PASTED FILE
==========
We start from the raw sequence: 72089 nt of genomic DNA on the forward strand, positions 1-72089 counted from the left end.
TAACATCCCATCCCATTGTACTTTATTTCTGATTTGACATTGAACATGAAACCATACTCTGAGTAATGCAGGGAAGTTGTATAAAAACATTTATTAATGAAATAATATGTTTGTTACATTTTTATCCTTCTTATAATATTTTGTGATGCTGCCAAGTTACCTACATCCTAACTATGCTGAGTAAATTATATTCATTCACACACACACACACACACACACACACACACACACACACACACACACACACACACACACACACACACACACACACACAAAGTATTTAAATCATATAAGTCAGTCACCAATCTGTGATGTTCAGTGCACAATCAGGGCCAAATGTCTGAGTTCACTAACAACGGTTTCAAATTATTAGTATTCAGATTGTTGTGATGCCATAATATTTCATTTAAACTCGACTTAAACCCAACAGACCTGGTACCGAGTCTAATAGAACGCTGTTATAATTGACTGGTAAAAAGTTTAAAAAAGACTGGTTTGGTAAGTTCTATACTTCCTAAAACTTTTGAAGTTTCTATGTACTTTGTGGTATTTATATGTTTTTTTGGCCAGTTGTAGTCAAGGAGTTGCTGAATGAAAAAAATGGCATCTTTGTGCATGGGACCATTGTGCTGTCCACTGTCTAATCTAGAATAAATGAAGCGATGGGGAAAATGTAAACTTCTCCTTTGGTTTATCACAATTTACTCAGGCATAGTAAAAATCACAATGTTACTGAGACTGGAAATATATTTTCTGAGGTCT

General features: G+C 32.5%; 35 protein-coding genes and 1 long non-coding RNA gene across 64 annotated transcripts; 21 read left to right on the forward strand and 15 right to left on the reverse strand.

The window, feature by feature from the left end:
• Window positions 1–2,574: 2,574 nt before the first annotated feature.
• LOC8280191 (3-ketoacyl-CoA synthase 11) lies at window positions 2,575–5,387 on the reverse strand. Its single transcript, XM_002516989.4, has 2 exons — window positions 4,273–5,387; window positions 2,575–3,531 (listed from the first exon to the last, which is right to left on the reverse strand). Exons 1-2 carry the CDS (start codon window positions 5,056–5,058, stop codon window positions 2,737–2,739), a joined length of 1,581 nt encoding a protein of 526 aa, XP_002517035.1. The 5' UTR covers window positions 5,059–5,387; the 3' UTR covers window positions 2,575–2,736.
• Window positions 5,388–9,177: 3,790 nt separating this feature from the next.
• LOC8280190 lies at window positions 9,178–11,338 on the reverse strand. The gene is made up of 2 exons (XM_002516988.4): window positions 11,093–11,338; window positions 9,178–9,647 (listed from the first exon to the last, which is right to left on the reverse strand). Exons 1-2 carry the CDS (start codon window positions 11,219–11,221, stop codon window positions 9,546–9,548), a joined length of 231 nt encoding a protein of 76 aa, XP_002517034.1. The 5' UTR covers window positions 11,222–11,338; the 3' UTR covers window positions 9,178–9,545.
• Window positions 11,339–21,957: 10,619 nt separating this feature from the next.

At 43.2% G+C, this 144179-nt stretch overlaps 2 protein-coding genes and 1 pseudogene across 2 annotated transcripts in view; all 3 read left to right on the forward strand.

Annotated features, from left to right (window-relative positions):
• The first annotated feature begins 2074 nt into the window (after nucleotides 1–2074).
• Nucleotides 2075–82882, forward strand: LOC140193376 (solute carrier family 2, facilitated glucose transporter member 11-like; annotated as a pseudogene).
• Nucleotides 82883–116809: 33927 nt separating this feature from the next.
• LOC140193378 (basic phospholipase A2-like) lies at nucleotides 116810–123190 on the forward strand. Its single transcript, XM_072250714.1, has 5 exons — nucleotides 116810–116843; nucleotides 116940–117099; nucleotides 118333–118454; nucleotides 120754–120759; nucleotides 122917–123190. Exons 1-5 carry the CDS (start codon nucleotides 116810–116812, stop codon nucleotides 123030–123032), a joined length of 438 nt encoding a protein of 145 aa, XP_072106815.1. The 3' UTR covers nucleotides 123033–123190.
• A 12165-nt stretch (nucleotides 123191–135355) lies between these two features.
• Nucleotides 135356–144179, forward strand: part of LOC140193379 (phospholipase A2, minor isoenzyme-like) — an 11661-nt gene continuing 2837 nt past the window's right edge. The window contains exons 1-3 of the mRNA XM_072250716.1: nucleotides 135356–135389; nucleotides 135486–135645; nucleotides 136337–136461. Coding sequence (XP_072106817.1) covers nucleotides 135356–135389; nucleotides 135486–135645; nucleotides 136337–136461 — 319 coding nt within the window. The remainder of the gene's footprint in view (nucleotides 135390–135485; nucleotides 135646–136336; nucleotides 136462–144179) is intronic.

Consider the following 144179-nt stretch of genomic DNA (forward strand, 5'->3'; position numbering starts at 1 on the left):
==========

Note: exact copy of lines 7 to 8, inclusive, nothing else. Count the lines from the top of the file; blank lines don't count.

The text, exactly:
• Window positions 5,388–9,177: 3,790 nt separating this feature from the next.
• LOC8280190 lies at window positions 9,178–11,338 on the reverse strand. The gene is made up of 2 exons (XM_002516988.4): window positions 11,093–11,338; window positions 9,178–9,647 (listed from the first exon to the last, which is right to left on the reverse strand). Exons 1-2 carry the CDS (start codon window positions 11,219–11,221, stop codon window positions 9,546–9,548), a joined length of 231 nt encoding a protein of 76 aa, XP_002517034.1. The 5' UTR covers window positions 11,222–11,338; the 3' UTR covers window positions 9,178–9,545.